There were no cases of veno-occlusive liver disease, graft failure, or graft-versus-host disease, and there were no vector-related complications, no insertional oncogenesis, or vector-mediated replication-competent lentivirus. There was one death of a patient who had significant baseline SCD-related cardiopulmonary disease that was not considered related to lovo-cel.

“But it’s important to highlight that many individuals came into this therapy with significant and/or organ complications, and this will really be something we need to follow long-term to understand how much this therapy can reverse or stabilize these complications.”

This analysis included 47 patients with SCD and recurrent severe VOEs, or history of overt stroke (median age 23 years, 60% male) from 2 studies — the phase I/II HGB-206 and phase III HGB-210 studies — who received a lovo-cel infusion as of Feb 13, 2023. The median follow-up was 35.5 months.

Kanter noted the eligibility criteria changed during the course of the studies, starting with traditional SCD criteria such as hospitalizations, a history of stroke, significant cardiopulmonary disease, as well as VOEs, and then shifting to include only those individuals who had four VOEs in the last 2 years. “We wanted to enrich our population with those individuals who had experienced significant painful events,” she said.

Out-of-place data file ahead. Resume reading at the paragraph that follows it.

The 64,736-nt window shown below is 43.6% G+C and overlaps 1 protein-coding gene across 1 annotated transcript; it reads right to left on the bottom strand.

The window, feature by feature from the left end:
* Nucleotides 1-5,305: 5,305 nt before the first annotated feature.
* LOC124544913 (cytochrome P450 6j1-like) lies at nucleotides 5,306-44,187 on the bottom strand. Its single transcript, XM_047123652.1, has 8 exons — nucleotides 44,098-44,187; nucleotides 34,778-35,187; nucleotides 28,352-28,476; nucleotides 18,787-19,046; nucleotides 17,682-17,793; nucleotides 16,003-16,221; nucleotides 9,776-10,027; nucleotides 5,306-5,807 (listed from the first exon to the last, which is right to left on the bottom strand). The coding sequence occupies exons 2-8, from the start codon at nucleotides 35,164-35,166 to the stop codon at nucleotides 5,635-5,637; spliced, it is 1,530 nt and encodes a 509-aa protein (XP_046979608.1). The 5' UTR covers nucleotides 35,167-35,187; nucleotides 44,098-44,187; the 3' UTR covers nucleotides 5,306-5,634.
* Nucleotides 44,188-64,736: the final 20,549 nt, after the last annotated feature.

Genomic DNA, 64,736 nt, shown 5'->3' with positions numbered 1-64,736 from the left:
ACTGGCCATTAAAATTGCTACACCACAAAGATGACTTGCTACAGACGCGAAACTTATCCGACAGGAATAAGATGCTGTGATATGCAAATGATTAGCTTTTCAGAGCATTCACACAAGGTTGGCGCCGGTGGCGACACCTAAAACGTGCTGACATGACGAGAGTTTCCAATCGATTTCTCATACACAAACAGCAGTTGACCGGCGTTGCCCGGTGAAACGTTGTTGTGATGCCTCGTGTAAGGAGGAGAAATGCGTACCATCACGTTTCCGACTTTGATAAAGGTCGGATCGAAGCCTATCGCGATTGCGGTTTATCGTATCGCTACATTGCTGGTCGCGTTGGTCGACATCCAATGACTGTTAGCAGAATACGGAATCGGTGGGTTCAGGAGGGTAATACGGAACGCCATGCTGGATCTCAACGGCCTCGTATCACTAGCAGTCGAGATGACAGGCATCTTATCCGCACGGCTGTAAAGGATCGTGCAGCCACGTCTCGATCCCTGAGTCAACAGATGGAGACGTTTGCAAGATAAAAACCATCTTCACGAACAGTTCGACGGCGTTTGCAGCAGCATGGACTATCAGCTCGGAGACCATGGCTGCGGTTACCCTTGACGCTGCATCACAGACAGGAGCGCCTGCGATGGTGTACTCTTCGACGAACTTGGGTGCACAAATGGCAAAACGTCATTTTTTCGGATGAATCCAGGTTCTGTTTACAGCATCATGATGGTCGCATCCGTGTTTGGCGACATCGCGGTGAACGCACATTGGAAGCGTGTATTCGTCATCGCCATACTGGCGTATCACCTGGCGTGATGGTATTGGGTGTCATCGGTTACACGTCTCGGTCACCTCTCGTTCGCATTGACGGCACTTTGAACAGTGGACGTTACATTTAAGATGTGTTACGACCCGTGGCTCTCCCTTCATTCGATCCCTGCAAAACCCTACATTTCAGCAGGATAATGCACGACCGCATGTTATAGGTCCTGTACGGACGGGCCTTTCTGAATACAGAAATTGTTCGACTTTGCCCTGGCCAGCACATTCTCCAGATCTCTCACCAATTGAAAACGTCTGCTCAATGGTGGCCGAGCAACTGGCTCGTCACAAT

The FDA recently approved lovo-cel as one of the first gene therapies for the treatment of SCD, though approval of lovo-cel came with a black box warning concerning the risk of hematologic malignancy. The agency’s approval of a second gene therapy — exagamglogene autotemcel (Casgevy, exa-cel) — came with no such warning.

When asked to comment, Kanter — saying it was her personal opinion — suggested the black box warning “should have been in both therapies.”

“We’ve seen multiple reasons now that these individuals may be at increased risk … at baseline and that there is a risk when you take out those cells and manufacture them, regardless of which therapy you’re using,” she said. “While it is applied to Bluebird Bio (the therapy’s developer), due to the previous manufacturing process that’s not being used, I think it’s important to note that it’s something we really need to pay attention to as we see this also in our allogeneic transplant setting.”

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    Mike Bassett is a staff writer focusing on oncology and hematology. He is based in Massachusetts.

Disclosures

The study was sponsored by Bluebird Bio.

Kanter reported relationships with Bausch, Watkins, Lourie, Roll & Chance, NHLBI, Austin Pharmaceuticals, Fulcrum, Takeda, Glycomimetics, ECOR-1, BEAM, Chiesi, Vertex, Guidepoint Global, Bluebird Bio, Novo Nordisk, Novartis, HRSA, the CDC, National Alliance of Sickle Cell Centers.

Primary Source

American Society of Hematology

Source Reference: Kanter J, et al “Efficacy, safety, and health-related quality of life in patients with sickle cell disease who have received lovotibeglogene autotemcel (lovo-cel) gene therapy: Up to 60 months of follow-up” ASH 2023; Abstract 1051.